Also, it is on the heads of the beast that “the name of blasphemy” is seen. With the word blasphemy being transliterated out of the Greek, it implies that the heads of the beast are where the vilification (meaning of blasphemy) of God actually occurs. There is nothing more abusive and slanderous against God than the humanistic thinking of man’s mind. It is this fleshly thinking of man that enables the king, the emperor, to have his power, his throne, and great authority. Although many kings and emperors of the past claimed divine rights to rule, with some even claiming to be divine, their power, their throne, and their authority were possible only by being given those privileges, often from misinformed people. How true it is that this beast was given “his power, and his seat, and great authority” by “the dragon,” the old serpent which according to Paul is the flesh (2 Cor. 11:3).
This dangerous animal by the use of a leopard, a bear, and a lion (connecting Daniel’s prophecy of the lion, the bear, and the leopard which represented kings [Dan. 7:1-17]) indicates that the “beast” is a governmental power. Such phrases in the description of the beast as “his power, his [throne], and great authority” (Rev. 13:2), “to make war with the saints, and to overcome them” (Rev. 13:7), and “power was given him over all kindreds, and tongues, and nations” (Rev. 13:7) also signify a political authority. In addition, the statement, “And there was given unto him a mouth speaking great things and blasphemies; and power was given unto him to continue forty and two months” (Rev. 13:5), indicating the three and one-half years from the beginning siege of Jerusalem until the fall of the city with its Temple, pinpoints this beast as the political power of Rome.
John not only saw the beast with the seven heads each with the name of blasphemy and the ten horns each with their crowns, he also saw “one of his heads as it were wounded to death; and his deadly wound was healed: and all the world wondered after the beast” (Rev. 13:3). The political power of Rome was “wounded to death,” when Nero, Caesar of Rome (54-68 AD), being tried in absentia and condemned to death as a public enemy by the Senate committed suicide by a sword. The first Roman Emperor to commit suicide and followed by a brief but deadly civil war, the political power of the Roman Empire virtually did not exist. With his death the Julo-Claudian dynasty, which began with Augusta, the first Empower of Rome, came to an end.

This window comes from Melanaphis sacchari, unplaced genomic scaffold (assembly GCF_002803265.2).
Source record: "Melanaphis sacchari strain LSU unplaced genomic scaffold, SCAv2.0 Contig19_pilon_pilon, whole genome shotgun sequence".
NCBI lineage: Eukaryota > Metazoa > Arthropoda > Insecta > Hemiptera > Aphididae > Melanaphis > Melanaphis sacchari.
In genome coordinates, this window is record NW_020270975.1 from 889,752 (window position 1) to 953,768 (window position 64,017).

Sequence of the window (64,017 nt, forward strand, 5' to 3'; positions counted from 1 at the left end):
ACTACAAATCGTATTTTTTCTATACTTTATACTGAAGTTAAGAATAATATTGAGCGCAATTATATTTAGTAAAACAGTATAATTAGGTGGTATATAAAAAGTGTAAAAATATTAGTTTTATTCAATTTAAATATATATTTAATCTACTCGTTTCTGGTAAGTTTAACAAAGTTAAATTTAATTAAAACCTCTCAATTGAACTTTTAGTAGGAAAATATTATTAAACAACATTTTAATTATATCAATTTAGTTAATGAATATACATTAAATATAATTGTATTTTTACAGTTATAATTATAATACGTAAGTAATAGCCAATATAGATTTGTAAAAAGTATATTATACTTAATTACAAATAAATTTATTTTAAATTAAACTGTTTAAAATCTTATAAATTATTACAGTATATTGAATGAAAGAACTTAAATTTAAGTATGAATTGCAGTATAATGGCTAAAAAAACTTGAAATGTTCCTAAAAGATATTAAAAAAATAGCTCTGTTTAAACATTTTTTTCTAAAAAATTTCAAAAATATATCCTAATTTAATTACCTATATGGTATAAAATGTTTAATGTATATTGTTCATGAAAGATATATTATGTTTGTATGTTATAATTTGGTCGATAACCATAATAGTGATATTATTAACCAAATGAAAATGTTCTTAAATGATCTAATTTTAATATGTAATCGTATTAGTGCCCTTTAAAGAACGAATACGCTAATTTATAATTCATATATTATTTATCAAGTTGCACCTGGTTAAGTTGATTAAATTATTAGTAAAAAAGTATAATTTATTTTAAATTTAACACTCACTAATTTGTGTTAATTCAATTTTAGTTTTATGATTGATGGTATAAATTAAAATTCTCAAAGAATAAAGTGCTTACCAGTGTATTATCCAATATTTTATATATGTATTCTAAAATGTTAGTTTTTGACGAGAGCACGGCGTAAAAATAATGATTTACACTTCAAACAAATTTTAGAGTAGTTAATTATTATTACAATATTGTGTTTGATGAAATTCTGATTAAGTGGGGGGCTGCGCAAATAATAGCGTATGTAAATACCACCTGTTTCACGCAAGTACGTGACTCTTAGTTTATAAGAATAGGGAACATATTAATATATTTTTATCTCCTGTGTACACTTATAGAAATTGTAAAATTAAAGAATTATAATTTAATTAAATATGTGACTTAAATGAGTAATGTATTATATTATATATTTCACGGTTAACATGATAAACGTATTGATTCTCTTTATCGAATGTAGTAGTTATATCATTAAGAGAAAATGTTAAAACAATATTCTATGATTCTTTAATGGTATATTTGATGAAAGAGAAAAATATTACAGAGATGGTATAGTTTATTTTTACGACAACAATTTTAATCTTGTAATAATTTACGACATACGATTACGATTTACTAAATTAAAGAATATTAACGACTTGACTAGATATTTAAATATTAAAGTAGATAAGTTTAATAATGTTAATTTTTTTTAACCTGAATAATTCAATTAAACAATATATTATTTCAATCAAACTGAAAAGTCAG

In the year immediately following the end of Nero’s reign, the chaotic conditions produced four different empowers. The first successor to the throne of Rome, Galba, reign for two months and was murdered. The next, Otho, became Empower and reign for three months before committing suicide. Vitellius was Empower for eight months before being killed by Roman soldiers. Finally, Vespasian, who led the army of Rome against Israel in Judea, claimed the imperial power of the throne (69-79 AD). Restoring order, Vespasian began the Flavian Dynasty which ruled for 27 years. With the deadly wound being healed, “all the world [once again] wondered after the beast” (Rev. 13:3).
Driven by the fleshly desires of a sensual world (John recorded it as “worshipped the dragon which gave power unto the beast”), the people, like a dog licking his master’s hand, prostrated themselves to give homage to the power of Rome: “And all that dwell upon the earth shall worship him, whose names are not written in the book of life of the Lamb slain from the foundation of the world” (Rev. 13:8). John further recorded that the people of the world in the first century “worshipped the beast, saying, Who is like unto the beast? who is able to make war with him” (Rev. 13:4)?
Unfortunately, some of those whose names were written in the book of life suffered server persecutions from Nero when they were “arrested and brutally executed by being thrown to the beasts, crucified, and . . . burned alive.” The beast “opened his mouth in blasphemy against God, to blaspheme his name, and his tabernacle, and them that dwell in heaven” (Rev. 13:6). Power was given to him by “the dragon,” sensual desires of the flesh, “to make war with the saints, and to overcome them” (Rev. 13:7).